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Thursday, 17 December 1992
Page: 5357


Senator ALSTON —by leave—What Senator McMullan said in referring to me was that I have been making fanatical efforts to put something on the record that would damage the Speaker.


Senator Robert Ray —By way of interjection you did.


Senator McMullan —It wasn't in your speech.


Senator ALSTON —The honourable senator is compounding the allegation, and that is why I want to clarify the position.


Senator Robert Ray —It wasn't in your speech.


Senator ALSTON —I just want to explain this.


Senator Robert Ray —I take a point of order, Mr President. Senator Alston has used one part of the Standing Orders to make an explanation whereas in fact the intervention by Senator McMullan was to his interjection. There is nothing in the Standing Orders that allows Senator Alston to get up and explain his interjection or someone's response to it.


Senator ALSTON —I take a point of order, Mr President. Nothing was said by Senator McMullan using those words to suggest that he was only referring to an interjection on my part. He made a broad statement, which clearly is taken to refer to my speech, and I therefore seek to respond to it.


The PRESIDENT —Order! I think Senator Ray is technically right, but I find it very difficult to remember every single thing that was said. That is the problem that I have.


Senator McMullan —Before dealing with Senator Alston's right to speak on this matter, can I speak to the point of order? There was not the slightest doubt in the circumstances that I referred to a further question which Senator Alston sought to drag across the trail by way of interjection. If he wishes to have leave to explain why he made that interjection, we will give it. That is the only matter to which I was referring and, therefore, the only matter to which properly he might respond now. If he wants leave to explain why he made that interjection, we will give it to him.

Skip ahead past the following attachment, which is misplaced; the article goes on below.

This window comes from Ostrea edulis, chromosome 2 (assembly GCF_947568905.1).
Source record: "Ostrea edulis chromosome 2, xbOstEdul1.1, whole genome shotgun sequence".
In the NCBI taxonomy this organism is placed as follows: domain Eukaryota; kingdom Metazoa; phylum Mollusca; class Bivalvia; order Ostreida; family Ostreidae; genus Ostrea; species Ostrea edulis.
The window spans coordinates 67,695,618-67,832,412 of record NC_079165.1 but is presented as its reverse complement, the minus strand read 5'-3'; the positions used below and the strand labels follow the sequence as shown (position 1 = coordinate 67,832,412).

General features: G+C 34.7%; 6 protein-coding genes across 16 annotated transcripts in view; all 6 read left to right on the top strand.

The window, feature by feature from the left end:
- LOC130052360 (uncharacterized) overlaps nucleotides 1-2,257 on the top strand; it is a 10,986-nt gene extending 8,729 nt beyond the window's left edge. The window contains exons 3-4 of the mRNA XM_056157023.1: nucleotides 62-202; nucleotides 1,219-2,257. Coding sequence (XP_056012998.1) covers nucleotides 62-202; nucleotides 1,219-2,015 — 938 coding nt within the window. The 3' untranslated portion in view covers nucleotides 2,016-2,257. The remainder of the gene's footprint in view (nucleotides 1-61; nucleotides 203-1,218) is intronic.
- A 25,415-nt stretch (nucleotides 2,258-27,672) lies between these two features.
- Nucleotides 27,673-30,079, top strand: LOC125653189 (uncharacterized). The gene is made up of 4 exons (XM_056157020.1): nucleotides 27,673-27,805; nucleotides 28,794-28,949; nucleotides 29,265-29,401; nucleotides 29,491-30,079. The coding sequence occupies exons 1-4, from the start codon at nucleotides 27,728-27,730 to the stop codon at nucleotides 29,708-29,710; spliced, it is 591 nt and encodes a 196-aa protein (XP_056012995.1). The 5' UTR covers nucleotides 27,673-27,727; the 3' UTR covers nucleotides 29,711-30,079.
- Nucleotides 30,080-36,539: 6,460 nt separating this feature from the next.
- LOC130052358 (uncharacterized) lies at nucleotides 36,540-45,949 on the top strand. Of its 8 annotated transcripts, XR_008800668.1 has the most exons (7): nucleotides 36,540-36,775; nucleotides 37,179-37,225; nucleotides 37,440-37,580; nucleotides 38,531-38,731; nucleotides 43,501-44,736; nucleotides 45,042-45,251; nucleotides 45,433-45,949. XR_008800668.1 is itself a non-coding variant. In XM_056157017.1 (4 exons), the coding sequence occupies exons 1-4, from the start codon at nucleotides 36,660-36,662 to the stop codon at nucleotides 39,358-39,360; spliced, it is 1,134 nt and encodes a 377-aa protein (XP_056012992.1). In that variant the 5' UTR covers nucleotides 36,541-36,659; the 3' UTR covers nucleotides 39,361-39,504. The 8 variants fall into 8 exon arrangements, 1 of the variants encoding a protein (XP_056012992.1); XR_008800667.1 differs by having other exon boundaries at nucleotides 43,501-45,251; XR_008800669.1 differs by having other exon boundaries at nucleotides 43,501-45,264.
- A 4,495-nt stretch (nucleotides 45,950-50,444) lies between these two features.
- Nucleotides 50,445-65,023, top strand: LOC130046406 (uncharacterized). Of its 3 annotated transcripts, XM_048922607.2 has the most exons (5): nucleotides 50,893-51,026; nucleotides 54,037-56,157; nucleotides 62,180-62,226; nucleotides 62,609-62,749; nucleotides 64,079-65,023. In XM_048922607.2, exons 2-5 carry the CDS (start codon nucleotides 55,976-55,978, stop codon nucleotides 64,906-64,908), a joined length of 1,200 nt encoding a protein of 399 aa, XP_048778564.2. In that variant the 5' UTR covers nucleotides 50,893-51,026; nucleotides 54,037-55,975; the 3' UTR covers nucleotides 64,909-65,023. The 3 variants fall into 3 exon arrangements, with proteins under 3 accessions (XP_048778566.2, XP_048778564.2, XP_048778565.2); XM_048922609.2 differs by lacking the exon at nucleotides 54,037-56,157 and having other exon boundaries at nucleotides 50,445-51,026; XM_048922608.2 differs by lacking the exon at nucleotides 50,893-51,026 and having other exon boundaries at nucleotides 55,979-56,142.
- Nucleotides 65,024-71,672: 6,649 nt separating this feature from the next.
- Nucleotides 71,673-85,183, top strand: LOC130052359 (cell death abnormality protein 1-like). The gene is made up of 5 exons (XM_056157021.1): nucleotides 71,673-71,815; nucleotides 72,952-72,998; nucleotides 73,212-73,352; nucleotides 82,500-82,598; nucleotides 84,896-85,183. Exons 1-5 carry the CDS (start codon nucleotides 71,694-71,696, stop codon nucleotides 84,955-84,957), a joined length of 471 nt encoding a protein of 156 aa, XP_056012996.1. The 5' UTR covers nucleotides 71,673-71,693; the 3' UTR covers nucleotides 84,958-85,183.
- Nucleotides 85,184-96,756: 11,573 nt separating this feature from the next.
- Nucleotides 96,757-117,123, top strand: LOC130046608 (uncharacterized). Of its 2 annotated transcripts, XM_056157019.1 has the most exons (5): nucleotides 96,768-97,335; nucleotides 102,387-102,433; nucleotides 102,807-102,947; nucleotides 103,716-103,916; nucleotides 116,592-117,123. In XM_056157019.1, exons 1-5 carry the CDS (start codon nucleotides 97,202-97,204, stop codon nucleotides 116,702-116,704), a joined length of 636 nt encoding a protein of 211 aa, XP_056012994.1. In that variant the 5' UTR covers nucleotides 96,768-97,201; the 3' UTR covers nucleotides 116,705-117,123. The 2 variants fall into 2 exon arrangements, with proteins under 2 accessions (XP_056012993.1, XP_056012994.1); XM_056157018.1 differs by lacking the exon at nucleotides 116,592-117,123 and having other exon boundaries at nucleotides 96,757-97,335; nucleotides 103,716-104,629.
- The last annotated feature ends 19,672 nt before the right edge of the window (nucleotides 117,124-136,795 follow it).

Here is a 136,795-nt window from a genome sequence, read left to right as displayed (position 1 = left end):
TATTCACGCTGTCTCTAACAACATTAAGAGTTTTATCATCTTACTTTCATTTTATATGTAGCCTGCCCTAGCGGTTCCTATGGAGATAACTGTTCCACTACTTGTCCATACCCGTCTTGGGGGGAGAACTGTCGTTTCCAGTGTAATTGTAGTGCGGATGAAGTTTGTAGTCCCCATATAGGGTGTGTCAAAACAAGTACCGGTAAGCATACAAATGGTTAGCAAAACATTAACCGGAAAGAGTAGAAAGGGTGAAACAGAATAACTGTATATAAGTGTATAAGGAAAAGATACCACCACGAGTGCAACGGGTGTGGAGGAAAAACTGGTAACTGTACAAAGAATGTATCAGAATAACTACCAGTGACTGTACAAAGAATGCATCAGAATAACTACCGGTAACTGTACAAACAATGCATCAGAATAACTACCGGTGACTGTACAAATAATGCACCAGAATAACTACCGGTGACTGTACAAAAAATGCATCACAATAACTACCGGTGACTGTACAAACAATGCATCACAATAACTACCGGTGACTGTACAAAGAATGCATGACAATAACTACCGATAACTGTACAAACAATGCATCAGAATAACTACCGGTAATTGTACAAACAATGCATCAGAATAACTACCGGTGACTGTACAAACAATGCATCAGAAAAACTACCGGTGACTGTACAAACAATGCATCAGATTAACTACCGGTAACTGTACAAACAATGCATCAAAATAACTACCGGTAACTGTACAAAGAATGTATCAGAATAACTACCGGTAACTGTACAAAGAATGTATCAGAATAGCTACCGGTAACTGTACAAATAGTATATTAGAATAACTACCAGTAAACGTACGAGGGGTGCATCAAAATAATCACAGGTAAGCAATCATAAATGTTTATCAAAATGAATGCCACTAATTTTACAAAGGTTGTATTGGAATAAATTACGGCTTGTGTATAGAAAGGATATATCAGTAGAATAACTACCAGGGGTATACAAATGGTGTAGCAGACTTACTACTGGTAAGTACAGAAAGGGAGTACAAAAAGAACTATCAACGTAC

The PRESIDENT —I am not in the position of remembering whether it was an interjection or whether it was part of his speech. I think that in the circumstances it might be better if your contribution were very brief, Senator Alston.


Senator ALSTON —I simply want to say that we are not seeking to prejudge anything. We seek for all of the relevant material to be put on the record, including material that will go to the matter raised by Senator Hill. It is impossible for anyone to make a sensible judgment not just on the process but also on the merits of the argument.

  I say again that $50,000 for general damages, on the face of it, suggests a very generous award. We do not want to say that it was not something that could ever be given to someone by way of settlement. We simply say that, faced with what appears to be a very high offer, the Government ought to provide the material to substantiate and justify it. That includes the material that would refute the matter that Senator Hill raised. Senator Hill suggested that a statement was made by this woman to the effect that there had been a complaint and that, indeed, the Speaker went and saw someone else who was unaware of it.

  In those circumstances, I would ask that you, Mr President, go through the file and make this material available by way of tabling so that proper and sensible judgments can be made about the merits of the claim.